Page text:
There is a story that comes out of the Bedouin culture.
“Bedouin” is the Aramaic name for “desert dwellers”. These people live much as the characters of the old testament did. During a heated argument, according to this story, a young Bedouin struck and killed a friend of his. Knowing the ancient, inflexible customs of his people, the young man fled, running across the desert under the cover of darkness, seeking safety.
He went to the black tent of the tribal chief in order to seek his protection. The old chief took the young Arab in. The chief assured him he would be safe until the matter could be settled legally.
The next day, the young man’s pursuers arrived, demanding the murderer be turned over to them. They would see that justice would prevail in their own way.
“But I have given my word,” protested the chief.
“But you don’t know whom he killed!” they countered.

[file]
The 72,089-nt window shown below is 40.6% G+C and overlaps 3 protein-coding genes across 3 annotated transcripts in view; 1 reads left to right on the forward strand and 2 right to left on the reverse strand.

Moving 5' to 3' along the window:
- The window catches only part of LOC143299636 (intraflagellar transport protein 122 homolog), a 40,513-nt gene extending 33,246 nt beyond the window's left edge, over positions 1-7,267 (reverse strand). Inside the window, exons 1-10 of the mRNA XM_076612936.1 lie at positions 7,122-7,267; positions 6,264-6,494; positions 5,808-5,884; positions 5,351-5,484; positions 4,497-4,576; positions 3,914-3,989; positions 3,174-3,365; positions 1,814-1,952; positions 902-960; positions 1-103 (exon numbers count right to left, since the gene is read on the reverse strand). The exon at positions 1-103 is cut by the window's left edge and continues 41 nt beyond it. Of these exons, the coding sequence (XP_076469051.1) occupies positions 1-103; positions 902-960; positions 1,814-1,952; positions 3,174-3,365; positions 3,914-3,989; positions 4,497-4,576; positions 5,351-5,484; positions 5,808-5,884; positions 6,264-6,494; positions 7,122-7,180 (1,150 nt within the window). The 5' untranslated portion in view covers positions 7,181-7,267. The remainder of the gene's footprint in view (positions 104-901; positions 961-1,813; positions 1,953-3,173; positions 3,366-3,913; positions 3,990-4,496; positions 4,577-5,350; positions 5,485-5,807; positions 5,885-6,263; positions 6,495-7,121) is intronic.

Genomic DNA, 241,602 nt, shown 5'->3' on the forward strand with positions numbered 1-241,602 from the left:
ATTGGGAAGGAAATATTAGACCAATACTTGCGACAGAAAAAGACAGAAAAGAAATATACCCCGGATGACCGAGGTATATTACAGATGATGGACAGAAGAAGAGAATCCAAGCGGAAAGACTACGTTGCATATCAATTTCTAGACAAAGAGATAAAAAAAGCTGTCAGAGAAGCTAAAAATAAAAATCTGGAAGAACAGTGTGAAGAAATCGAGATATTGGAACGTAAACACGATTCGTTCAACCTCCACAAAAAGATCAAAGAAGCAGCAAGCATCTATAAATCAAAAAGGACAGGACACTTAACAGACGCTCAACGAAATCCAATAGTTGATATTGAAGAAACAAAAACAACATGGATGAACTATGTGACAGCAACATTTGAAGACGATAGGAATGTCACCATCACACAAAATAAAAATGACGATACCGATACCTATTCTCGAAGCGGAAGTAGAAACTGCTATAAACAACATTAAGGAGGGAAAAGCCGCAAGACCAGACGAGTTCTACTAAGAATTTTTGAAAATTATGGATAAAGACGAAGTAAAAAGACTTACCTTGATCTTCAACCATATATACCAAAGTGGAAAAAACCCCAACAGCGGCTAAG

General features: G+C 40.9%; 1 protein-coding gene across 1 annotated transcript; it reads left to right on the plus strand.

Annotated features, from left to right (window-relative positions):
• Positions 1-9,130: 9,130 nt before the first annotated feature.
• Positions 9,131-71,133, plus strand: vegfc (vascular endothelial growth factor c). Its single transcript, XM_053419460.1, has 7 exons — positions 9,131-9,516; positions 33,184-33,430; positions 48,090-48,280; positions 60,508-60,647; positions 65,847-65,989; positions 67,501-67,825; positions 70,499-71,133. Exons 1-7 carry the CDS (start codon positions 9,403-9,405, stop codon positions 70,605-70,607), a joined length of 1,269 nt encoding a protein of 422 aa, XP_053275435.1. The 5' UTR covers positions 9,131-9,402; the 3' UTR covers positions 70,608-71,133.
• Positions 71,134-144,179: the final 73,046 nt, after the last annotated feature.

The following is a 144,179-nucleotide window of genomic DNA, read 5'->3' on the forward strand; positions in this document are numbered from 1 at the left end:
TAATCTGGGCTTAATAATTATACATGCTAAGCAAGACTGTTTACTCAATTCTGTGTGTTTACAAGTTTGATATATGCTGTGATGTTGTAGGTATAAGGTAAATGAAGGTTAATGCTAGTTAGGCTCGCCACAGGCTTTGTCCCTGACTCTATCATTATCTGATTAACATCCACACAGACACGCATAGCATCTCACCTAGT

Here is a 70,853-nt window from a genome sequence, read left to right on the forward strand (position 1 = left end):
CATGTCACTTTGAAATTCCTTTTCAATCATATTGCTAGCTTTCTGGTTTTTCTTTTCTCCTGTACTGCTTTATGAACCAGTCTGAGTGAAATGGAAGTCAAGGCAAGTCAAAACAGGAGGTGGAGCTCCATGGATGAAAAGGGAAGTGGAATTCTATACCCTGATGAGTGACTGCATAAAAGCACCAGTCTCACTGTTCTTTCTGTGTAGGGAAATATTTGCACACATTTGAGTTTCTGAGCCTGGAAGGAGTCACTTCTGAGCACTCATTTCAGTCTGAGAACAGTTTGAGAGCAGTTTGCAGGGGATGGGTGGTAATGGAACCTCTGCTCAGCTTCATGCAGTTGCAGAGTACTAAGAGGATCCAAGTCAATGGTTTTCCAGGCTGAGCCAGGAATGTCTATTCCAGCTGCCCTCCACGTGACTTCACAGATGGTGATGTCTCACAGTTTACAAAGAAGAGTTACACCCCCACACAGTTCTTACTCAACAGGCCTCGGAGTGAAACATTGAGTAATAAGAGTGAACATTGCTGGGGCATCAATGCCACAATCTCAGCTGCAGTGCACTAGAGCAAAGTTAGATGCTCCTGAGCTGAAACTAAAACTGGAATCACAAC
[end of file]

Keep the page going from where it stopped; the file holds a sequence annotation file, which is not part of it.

“I have given my word” the chief repeated.
“He killed your son!” One of them blurted out.
The chief was deeply and visibly shaken with this news. He stood speechless with his head bowed for a long time. The accused and accusers as well as curious onlookers waited breathlessly. What would happen to the young man? Finally the old man raised his head.
“Then he shall become my son”, he informed them, “and everything I have will one day be his”.
The young man certainly didn’t deserve such generosity. And that, of course, is the point. Love in its purest form is beyond comprehension. No one can merit it. It is freely given. It is agape, the love of God. Look to the cross. At the cross, we encounter love in its purest form.
[Ikhide]: Easter is behind us and won’t be celebrated for another year; at least officially. But by responding to God’s love and extending same to everyone we meet, we perpetuate the true meaning of Easter. And that, my friend, is worth more than any holiday.
Source: In A Nutshell, a weekly publication of Covenant Christian Centre, Lagos, Nigeria.
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